A Friend

Three years ago God began revealing something to me: Love Him, others, then myself. Everywhere I turned, the message was clear. I was pretty bad at loving people, and He was doing a pretty good job of showing me that. But I was too calloused and stubborn to really see and love people, so He had some work to do.

At the moment when things started to shift in my life, I quickly formed a couple deep friendships quickly. The Lord had brought people into my life that hadn’t really been there before, and friendships rose out of crisis. These relationships weren’t out of mutual respect or admiration but rather out of needs that needed to be filled. These friends needed a shoulder to cry on, and as I would find out later, I really needed to be needed. And I wasn’t afraid to manipulate, push, or deceive to fill that need, and all-the-while I was convinced that I was being selfless in my  actions because I was caring for them. As quickly as the friendships arose, they crumbled. There came a time when I no longer felt needed, so I became desperate, and the relationships, which didn’t have a stable foundation to begin with, died as a result of my actions.

Within two months, I went from having few friends to having two “best friends.” Six months later, I had royally messed up both relationships and distanced what friends I’d had before the whirlwind began. Crash and burn.

Somewhere in that messy process, God awakened my heart. He showed me my deep need for relationships, which I’d never known before. I think that’s part of the reason I went so crazy when I finally had people around me who I felt cared. I’d never really known that, outside of my family. I craved that feeling of companionship. I panicked when I wasn’t around someone. Even my poor roommate had to deal with my extreme neediness.

But as He’d planned, when I felt all was lost and I thought I’d lost my two closest friends, I turned back to God. He was all I had, and, as I remembered, all I needed. He showed me His grace and then humbled me by bringing in other friends, friends who’d I’d distanced through those few months, to love me and support me with no questions asked.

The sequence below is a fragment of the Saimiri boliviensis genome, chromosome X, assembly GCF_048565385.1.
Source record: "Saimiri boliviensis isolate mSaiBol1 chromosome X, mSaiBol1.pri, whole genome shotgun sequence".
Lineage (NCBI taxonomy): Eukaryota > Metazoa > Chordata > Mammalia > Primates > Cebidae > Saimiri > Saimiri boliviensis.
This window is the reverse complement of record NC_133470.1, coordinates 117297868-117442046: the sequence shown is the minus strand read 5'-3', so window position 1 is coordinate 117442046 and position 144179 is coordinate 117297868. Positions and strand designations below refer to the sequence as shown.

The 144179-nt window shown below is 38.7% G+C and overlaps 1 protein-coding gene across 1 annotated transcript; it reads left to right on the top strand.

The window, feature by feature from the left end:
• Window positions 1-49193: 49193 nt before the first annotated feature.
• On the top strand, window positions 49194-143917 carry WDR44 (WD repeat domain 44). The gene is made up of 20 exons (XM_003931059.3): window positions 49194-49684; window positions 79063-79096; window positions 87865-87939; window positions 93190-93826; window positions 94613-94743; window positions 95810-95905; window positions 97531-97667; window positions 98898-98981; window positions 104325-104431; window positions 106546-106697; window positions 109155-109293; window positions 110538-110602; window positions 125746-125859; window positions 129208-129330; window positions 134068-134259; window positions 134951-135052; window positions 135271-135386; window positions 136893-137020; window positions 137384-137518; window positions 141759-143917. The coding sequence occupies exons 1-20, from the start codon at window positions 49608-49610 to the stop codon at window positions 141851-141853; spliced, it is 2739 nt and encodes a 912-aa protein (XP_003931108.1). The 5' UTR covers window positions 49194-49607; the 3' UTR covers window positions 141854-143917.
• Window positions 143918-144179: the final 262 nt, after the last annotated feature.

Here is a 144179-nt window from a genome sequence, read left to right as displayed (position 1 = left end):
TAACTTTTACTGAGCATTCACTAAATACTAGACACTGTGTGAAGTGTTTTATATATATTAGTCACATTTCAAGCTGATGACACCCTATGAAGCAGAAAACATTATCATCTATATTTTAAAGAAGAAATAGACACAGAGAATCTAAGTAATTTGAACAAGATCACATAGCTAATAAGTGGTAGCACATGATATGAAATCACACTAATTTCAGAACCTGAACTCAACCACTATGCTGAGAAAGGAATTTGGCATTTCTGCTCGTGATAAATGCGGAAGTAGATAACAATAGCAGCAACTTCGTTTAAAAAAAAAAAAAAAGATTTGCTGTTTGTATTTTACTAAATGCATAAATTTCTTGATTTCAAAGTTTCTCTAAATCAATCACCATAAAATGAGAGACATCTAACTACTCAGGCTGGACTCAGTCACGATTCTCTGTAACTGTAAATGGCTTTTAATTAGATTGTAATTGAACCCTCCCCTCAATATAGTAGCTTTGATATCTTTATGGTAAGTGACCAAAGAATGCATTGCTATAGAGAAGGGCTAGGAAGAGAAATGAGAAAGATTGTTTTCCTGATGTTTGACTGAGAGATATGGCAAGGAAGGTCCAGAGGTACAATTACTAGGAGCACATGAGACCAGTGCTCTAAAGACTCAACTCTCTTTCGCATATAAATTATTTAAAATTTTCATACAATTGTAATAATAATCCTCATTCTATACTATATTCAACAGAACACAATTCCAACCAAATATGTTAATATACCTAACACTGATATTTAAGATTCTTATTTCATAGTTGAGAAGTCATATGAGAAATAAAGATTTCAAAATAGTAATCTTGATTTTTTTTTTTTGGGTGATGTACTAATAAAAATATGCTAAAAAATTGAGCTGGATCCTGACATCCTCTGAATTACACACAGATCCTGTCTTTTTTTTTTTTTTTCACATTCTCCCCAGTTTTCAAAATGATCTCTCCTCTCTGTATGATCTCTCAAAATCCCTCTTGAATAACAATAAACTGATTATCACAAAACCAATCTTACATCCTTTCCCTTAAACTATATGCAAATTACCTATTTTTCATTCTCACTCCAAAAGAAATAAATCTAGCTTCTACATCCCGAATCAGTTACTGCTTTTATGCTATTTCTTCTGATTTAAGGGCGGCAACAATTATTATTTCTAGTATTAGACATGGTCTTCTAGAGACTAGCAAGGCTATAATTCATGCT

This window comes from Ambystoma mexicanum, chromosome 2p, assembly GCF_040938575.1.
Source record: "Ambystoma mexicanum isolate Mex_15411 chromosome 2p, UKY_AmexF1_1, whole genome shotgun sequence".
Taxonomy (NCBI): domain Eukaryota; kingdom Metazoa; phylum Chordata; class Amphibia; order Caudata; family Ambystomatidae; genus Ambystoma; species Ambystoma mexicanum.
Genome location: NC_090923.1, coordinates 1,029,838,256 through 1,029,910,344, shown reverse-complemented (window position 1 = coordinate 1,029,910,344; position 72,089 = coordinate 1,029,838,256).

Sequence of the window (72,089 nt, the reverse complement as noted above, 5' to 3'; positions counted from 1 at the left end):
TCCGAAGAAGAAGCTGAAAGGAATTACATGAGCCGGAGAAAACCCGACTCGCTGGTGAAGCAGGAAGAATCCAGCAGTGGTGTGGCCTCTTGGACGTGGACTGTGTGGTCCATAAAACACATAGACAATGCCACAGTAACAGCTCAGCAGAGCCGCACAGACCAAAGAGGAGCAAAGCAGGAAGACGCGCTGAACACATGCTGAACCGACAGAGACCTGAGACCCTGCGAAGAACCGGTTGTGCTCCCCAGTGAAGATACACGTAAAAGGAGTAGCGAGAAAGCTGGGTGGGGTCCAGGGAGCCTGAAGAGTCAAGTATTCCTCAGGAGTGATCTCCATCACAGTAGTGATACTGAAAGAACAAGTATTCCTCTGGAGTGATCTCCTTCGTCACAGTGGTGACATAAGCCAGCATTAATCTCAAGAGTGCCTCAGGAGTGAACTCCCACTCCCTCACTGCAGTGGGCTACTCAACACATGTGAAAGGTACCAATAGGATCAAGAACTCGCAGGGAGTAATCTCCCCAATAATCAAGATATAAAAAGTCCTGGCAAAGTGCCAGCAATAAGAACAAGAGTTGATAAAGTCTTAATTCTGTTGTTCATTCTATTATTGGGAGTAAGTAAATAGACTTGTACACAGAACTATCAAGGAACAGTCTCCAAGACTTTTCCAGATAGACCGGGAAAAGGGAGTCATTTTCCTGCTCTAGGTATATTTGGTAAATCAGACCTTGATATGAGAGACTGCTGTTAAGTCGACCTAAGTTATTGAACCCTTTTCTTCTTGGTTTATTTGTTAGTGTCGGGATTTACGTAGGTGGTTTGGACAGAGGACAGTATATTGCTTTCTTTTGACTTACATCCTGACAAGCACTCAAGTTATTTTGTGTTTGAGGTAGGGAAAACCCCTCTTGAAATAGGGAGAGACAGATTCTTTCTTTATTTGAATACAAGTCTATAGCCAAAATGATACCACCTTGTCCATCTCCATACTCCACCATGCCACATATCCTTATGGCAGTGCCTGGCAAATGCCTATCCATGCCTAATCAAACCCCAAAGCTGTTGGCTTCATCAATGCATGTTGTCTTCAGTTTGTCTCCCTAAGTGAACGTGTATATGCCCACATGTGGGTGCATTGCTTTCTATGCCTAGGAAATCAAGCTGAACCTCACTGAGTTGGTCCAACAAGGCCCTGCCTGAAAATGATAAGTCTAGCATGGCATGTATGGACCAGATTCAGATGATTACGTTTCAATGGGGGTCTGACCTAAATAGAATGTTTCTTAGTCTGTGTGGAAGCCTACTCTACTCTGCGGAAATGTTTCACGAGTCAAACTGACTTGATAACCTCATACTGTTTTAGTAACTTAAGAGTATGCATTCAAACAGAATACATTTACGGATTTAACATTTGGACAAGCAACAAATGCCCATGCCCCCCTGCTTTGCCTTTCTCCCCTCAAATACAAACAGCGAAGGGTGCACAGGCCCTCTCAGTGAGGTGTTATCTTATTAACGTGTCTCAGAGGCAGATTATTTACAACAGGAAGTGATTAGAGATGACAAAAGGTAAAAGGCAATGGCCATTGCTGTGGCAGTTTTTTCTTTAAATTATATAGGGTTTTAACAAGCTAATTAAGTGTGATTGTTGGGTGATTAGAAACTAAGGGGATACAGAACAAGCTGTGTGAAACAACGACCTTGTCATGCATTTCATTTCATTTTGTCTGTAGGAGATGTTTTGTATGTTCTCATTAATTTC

Both friends have opened their hearts back up to me. We’re building on new foundations now… a foundation of trust, boundaries, respect, and admiration. I don’t know how far or how long I’ll be blessed to have them in my life, but I’m still humbled by their forgiving hearts. The relationships are drastically different now, and that’s hard for me. I’m having to reshape how I think, how I behave, and how I respond to my feelings.

I want more than anything to have mature, Christ-seeking, young women in my life who can come alongside of me and pray WITH me, not just FOR me. I want mature friendships, but I know in order to have those, I must be mature. And I must learn how to LOVE. Easier said than done.

Moreover, I want to be known. I want to be understood by someone. I want inside jokes, and coffee dates, and shared favorite movies. I want someone to care about how my day went at work or if there was traffic on the way home. I want to be known for all my faults and loved anyway. Part of me says that if God would just hurry up and bring me the right man, that’d all be fixed.

But I know better. I know MYSELF better. This isn’t a physical need that deserves a practical solution. It’s a spiritual need that deserves a supernatural solution. I think about what King David wrote in Psalm 139:

O Lord, you have searched me and known me! … Even before a word is on my tongue, behold, O Lord, you know it altogether… You know when I sit down and when I rise up; You made all the delicate, inner parts of my body and knit me together in my mother’s womb.

David was admired by his kingdom and loved deeply by his many wives. Surely he had enough companionship! But David’s search for love, more often than not, got him into trouble. But he knew how well God knew him, and I imagine that as he wrote those words down, it was an encouragement to him.

Like David, I deeply want to be known by someone. I don’t want to struggle with loneliness anymore. But I know it’s a battle that’s mine alone to fight, a battle of the heart as I seek to be nearer to Christ. I know He can fill that hunger I have. But truthfully, I don’t know how to let Him do that. I don’t know how to let Him be my friend and confidant. So that’s what I’m praying about. Tips are welcome.

That said, I’ve become all too aware of my own messiness and increasingly aware of Christ’s grace and patience with me. He loves me on the days I can’t stand to be around myself, and He makes it bearable. It’s that kind of love that I want to be the foundation of all my future friendships and relationships… love as an outpouring of what’s inside me for the glory of God, not demanding from others what I lack for my own fulfillment.